The invisible hand is shaky, sometimes it drops things. Many people would accept this as collateral damage, no system will always work perfectly, but instead it is used as the justification by most major world governments to regulate and take control of industries much more efficient under market forces. The rise of e-commerce is a handy wrist brace for the invisible hand, it helps prevent broken plates and gives states fewer chances to step in. This happens in myriad ways, but I’ll explain three- the magic number.
The first market failure it all but eliminates is asymmetric information. If you go to your local independent technology store, you don’t know anything about what you’re buying. You don’t know if the Apple Macs are real, if the chip and pin machine will steal your details, if the product you buy will even work or if anybody will give you money back when they break. But if you go to an online independent technology store, all this is available in a few short clicks. Google marks trusted shops for you, it tells you your details are safe, plenty reviews give you the quality of the product and typing the name of the store followed by “scam” will give you hundreds of reports from ad-funded consumer watchdogs. Of course, a store could theoretically build up months and months of good reputation just to rip you, dear reader, off, but that is in nobodies interest. Your bad review will mar them forever, and they need your business when you come in for your next generation computer in a year or two.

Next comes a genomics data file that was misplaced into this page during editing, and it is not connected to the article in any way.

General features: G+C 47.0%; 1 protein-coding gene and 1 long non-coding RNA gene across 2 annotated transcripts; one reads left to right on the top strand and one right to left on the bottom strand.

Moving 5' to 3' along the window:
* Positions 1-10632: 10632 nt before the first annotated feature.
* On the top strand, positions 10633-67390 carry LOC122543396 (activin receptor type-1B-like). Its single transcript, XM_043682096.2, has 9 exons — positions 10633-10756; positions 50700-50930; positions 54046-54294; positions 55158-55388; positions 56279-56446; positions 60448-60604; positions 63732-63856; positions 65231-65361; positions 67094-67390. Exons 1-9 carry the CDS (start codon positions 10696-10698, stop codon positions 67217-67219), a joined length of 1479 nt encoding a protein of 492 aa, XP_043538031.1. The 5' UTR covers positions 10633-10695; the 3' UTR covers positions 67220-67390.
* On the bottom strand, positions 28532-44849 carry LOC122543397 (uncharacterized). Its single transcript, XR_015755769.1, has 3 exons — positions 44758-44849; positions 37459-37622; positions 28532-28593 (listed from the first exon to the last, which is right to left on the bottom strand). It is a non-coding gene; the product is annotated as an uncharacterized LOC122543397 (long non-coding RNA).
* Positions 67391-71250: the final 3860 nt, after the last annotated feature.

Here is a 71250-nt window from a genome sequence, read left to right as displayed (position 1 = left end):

“But what about monopolies?” I hear you cry, “Can’t monopolies still exercise monopoly power over consumers?”, and your complaints are heard. By and large, no, they can’t. E-commerce cuts away the vast majority of barriers to entry for new firms. No bricks and mortar store, easy outsourcing and a range of competitively priced graphic designers brings start-up costs down to mere hundreds rather than thousands. If a company is using its monopoly power to make abnormal profit, a second firm can step in and do the same thing a few pounds cheaper. This keeps prices down for consumers without ill-thought-through government determined price ceilings or cronyist subsidies. Of course, natural monopolies such as oil and gas remain, but that is a tiny proportion of the monopolies consumers must deal with on a daily basis.
Finally, e-commerce just gives far more choice to consumers. Take the example of a t-shirt, it is now far easier for me to signal my preferences of what I want in a t-shirt. If I want one for cheap, I use a Chinese importer, if I want a brand name, I go to that brand’s website, if I want to annoyingly virtue signal to everyone around me, I buy a The Future Is Female shirt from a small business operating on Ebay, Etsy or some other hosting site. Not only does this give consumers more choice, but the ease with which preferences can be compiled into metadata and distributed makes it far easier for the market to respond to consumer demand.
E-commerce is letting loose the invisible hand from the shackles of government intervention, and curing it’s carpel tunnel in the process.